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Cosmic Impact - Andrew May ****

There's something beguilingly attractive about end-of-the-world scenarios. In Cosmic Impact, Andrew May takes on the granddaddy of them all - an asteroid or comet hitting the Earth. We're familiar with the idea that the dinosaurs were wiped out by the fallout of such an impact (with some volcanic help), but there's a much bigger picture to be had, and May puts it across well.

This short book is ideal to get a good overview of the subject without having to delve into too much technical detail - and May makes it approachable by giving the subject context from the many science fiction and popular culture scenarios (the Simpsons feature on page 1) where something hits the Earth from outer space. In fact it's arguable that the science fiction examples of attempts to predict and divert future impactors have had a direct influence on what has happened in reality in setting up early warning detection of incoming potential impactors.

As well as the science of bodies hitting the Earth - which is rather more complex than you might think, given the Earth is moving as well, and involves four different types of possible orbit with the exotic names Amor, Apollo, Atira and Aten - we also see what has been done in recent years to spot potential near misses and how, in principle, we might be able to do something to avoid a collision. Unlike Hollywood's usual approach, this is unlikely to involve blasting an asteroid to pieces (which then might all impact on us), and is more likely to involve changing the asteroid's approach speed so that it simply misses where we're going to be when it gets near.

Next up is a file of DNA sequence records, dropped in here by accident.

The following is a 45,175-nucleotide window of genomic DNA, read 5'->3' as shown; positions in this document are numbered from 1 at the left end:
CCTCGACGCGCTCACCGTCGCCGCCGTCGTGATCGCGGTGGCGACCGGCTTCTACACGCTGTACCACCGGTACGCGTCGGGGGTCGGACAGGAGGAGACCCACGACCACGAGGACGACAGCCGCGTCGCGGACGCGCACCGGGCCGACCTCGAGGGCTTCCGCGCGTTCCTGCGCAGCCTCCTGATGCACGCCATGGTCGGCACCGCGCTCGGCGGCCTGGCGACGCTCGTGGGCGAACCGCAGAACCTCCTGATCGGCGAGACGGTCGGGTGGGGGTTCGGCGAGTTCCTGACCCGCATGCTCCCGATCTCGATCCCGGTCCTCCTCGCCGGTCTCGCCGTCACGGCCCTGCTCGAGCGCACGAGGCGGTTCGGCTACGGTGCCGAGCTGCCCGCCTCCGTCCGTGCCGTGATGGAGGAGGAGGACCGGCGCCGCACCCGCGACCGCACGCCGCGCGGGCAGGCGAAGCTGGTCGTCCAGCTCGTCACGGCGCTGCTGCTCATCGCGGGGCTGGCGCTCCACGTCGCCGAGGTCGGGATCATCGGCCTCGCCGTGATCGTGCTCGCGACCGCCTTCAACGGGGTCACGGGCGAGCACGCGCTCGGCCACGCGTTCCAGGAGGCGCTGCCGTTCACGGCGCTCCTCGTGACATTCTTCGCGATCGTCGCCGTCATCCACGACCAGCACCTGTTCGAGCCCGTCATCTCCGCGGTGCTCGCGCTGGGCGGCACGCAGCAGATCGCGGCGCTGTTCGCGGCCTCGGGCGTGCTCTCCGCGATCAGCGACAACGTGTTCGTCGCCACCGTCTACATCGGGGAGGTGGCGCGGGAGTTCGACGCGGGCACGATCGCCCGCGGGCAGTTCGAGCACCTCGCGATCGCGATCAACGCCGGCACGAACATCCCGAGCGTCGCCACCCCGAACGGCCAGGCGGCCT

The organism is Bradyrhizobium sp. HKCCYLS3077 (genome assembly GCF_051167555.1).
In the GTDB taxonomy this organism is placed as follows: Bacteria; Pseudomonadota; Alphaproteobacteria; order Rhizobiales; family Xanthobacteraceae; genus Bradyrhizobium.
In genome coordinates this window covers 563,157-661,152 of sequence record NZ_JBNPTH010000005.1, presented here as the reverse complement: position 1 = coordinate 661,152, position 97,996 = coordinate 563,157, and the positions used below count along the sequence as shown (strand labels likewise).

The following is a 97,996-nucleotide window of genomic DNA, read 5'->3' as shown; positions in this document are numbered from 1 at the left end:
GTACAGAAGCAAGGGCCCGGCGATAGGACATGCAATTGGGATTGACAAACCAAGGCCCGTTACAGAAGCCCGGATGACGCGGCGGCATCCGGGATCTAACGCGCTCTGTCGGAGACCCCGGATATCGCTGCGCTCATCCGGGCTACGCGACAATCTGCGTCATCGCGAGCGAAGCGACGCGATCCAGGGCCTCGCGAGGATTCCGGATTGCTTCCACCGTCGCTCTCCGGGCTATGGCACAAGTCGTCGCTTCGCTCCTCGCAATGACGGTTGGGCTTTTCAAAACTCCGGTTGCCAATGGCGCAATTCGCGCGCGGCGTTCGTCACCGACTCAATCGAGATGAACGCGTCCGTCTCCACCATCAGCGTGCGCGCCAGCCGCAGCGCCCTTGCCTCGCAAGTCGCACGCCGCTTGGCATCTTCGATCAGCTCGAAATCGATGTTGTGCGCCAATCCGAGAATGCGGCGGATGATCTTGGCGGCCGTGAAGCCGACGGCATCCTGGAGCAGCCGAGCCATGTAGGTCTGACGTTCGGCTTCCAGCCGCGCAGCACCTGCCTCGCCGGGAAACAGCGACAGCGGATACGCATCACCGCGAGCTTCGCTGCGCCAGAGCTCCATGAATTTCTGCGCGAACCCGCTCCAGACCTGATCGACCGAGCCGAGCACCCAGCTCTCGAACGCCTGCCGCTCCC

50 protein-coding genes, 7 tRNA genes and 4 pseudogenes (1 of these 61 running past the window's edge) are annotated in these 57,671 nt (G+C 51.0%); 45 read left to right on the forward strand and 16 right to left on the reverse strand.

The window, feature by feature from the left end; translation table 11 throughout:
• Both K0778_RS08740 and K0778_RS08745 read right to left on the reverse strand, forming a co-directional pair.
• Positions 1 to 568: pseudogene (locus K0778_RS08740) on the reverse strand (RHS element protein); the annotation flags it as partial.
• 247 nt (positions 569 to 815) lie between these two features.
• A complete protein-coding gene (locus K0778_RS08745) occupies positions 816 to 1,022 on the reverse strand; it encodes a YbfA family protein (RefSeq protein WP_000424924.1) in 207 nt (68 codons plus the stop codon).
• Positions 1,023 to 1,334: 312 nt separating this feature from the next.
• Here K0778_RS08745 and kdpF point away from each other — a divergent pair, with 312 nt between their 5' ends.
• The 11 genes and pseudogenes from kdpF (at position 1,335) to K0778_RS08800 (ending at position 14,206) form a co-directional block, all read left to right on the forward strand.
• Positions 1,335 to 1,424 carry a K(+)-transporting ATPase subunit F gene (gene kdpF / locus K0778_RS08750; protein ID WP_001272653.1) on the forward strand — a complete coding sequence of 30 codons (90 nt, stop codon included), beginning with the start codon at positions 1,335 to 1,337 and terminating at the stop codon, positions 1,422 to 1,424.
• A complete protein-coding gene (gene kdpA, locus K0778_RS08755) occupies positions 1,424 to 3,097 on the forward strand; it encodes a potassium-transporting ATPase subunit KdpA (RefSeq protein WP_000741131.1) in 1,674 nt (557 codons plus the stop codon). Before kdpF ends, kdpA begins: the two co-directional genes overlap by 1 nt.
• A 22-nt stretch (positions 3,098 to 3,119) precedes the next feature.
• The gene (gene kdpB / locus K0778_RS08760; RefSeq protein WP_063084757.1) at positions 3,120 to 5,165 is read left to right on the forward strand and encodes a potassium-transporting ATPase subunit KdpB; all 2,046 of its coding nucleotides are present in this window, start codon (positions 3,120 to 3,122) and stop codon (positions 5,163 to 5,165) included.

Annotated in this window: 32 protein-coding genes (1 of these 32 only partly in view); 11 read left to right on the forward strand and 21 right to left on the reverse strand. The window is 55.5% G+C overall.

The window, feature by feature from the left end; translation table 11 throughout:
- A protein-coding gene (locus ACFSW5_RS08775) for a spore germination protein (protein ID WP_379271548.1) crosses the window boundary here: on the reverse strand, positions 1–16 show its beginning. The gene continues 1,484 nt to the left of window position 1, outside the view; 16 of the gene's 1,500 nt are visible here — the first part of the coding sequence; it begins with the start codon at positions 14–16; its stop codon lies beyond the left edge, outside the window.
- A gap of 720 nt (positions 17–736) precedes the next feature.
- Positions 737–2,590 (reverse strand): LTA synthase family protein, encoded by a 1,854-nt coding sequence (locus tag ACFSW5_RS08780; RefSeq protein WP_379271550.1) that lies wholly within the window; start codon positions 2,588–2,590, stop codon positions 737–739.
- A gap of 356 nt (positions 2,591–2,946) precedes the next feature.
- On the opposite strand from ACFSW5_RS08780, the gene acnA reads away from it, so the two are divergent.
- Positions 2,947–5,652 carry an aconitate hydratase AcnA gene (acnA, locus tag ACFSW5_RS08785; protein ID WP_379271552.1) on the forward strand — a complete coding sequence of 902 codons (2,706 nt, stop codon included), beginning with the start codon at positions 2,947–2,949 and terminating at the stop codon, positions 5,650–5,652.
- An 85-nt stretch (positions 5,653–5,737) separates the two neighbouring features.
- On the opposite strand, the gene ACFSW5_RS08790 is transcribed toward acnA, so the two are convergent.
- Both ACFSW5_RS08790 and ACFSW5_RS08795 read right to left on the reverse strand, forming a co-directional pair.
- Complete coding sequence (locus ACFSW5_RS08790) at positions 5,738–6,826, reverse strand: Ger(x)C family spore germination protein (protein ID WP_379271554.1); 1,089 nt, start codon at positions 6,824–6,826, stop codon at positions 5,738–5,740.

Of course we also get plenty on the history of the discovery of what's out there, the distinction between asteroids and comets and even the unlikely thesis that the path of the asteroid that wiped out the dinosaurs was influenced by dark matter. I don't always get much out of pure astronomy books - I usually prefer physics - but there was enough context here (along with that nagging implied threat to humanity's future) to keep me engaged throughout.
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Review by Brian Clegg

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